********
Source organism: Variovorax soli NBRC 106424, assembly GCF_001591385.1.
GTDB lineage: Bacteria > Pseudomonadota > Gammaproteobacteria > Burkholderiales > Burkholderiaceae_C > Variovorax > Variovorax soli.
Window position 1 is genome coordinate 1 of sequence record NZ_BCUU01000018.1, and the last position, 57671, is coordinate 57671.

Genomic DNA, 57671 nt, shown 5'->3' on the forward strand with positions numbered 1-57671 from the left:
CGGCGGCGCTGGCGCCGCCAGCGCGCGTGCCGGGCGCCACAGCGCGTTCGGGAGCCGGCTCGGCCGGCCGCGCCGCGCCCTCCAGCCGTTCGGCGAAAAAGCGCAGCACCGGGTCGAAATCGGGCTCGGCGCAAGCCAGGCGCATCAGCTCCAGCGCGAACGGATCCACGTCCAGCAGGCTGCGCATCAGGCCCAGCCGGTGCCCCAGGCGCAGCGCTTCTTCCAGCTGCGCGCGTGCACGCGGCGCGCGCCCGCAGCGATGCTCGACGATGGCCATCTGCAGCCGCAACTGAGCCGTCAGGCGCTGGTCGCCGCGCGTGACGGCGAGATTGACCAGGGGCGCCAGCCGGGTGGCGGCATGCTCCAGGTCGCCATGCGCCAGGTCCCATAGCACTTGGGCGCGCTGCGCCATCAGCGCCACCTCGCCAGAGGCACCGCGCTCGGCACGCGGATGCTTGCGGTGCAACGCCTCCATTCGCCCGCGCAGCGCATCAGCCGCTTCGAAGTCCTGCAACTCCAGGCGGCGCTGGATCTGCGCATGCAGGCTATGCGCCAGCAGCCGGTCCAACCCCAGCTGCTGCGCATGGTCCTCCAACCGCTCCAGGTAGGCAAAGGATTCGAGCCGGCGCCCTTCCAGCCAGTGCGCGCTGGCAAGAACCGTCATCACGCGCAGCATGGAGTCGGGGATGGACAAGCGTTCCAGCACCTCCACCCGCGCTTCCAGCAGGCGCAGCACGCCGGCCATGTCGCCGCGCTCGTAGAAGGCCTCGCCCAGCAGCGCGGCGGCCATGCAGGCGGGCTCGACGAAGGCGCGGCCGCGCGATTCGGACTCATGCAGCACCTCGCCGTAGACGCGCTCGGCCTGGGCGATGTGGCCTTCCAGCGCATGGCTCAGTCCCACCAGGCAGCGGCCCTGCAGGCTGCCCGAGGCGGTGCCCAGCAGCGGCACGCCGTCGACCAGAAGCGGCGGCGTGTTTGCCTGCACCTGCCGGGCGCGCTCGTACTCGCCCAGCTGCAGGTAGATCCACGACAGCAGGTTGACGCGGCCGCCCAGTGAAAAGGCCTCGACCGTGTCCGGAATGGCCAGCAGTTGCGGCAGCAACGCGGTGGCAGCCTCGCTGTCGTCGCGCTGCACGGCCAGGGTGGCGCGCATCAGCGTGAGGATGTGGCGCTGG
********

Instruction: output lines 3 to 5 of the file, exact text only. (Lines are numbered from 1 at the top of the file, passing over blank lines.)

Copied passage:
Window position 1 is genome coordinate 1 of sequence record NZ_BCUU01000018.1, and the last position, 57671, is coordinate 57671.

Genomic DNA, 57671 nt, shown 5'->3' on the forward strand with positions numbered 1-57671 from the left:
CGGCGGCGCTGGCGCCGCCAGCGCGCGTGCCGGGCGCCACAGCGCGTTCGGGAGCCGGCTCGGCCGGCCGCGCCGCGCCCTCCAGCCGTTCGGCGAAAAAGCGCAGCACCGGGTCGAAATCGGGCTCGGCGCAAGCCAGGCGCATCAGCTCCAGCGCGAACGGATCCACGTCCAGCAGGCTGCGCATCAGGCCCAGCCGGTGCCCCAGGCGCAGCGCTTCTTCCAGCTGCGCGCGTGCACGCGGCGCGCGCCCGCAGCGATGCTCGACGATGGCCATCTGCAGCCGCAACTGAGCCGTCAGGCGCTGGTCGCCGCGCGTGACGGCGAGATTGACCAGGGGCGCCAGCCGGGTGGCGGCATGCTCCAGGTCGCCATGCGCCAGGTCCCATAGCACTTGGGCGCGCTGCGCCATCAGCGCCACCTCGCCAGAGGCACCGCGCTCGGCACGCGGATGCTTGCGGTGCAACGCCTCCATTCGCCCGCGCAGCGCATCAGCCGCTTCGAAGTCCTGCAACTCCAGGCGGCGCTGGATCTGCGCATGCAGGCTATGCGCCAGCAGCCGGTCCAACCCCAGCTGCTGCGCATGGTCCTCCAACCGCTCCAGGTAGGCAAAGGATTCGAGCCGGCGCCCTTCCAGCCAGTGCGCGCTGGCAAGAACCGTCATCACGCGCAGCATGGAGTCGGGGATGGACAAGCGTTCCAGCACCTCCACCCGCGCTTCCAGCAGGCGCAGCACGCCGGCCATGTCGCCGCGCTCGTAGAAGGCCTCGCCCAGCAGCGCGGCGGCCATGCAGGCGGGCTCGACGAAGGCGCGGCCGCGCGATTCGGACTCATGCAGCACCTCGCCGTAGACGCGCTCGGCCTGGGCGATGTGGCCTTCCAGCGCATGGCTCAGTCCCACCAGGCAGCGGCCCTGCAGGCTGCCCGAGGCGGTGCCCAGCAGCGGCACGCCGTCGACCAGAAGCGGCGGCGTGTTTGCCTGCACCTGCCGGGCGCGCTCGTACTCGCCCAGCTGCAGGTAGATCCACGACAGCAGGTTGACGCGGCCGCCCAGTGAAAAGGCCTCGACCGTGTCCGGAATGGCCAGCAGTTGCGGCAGCAACGCGGTGGCAGCCTCGCTGTCGTCGCGCTGCACGGCCAGGGTGGCGCGCATCAGCGTGAGGATGTGGCGCTGG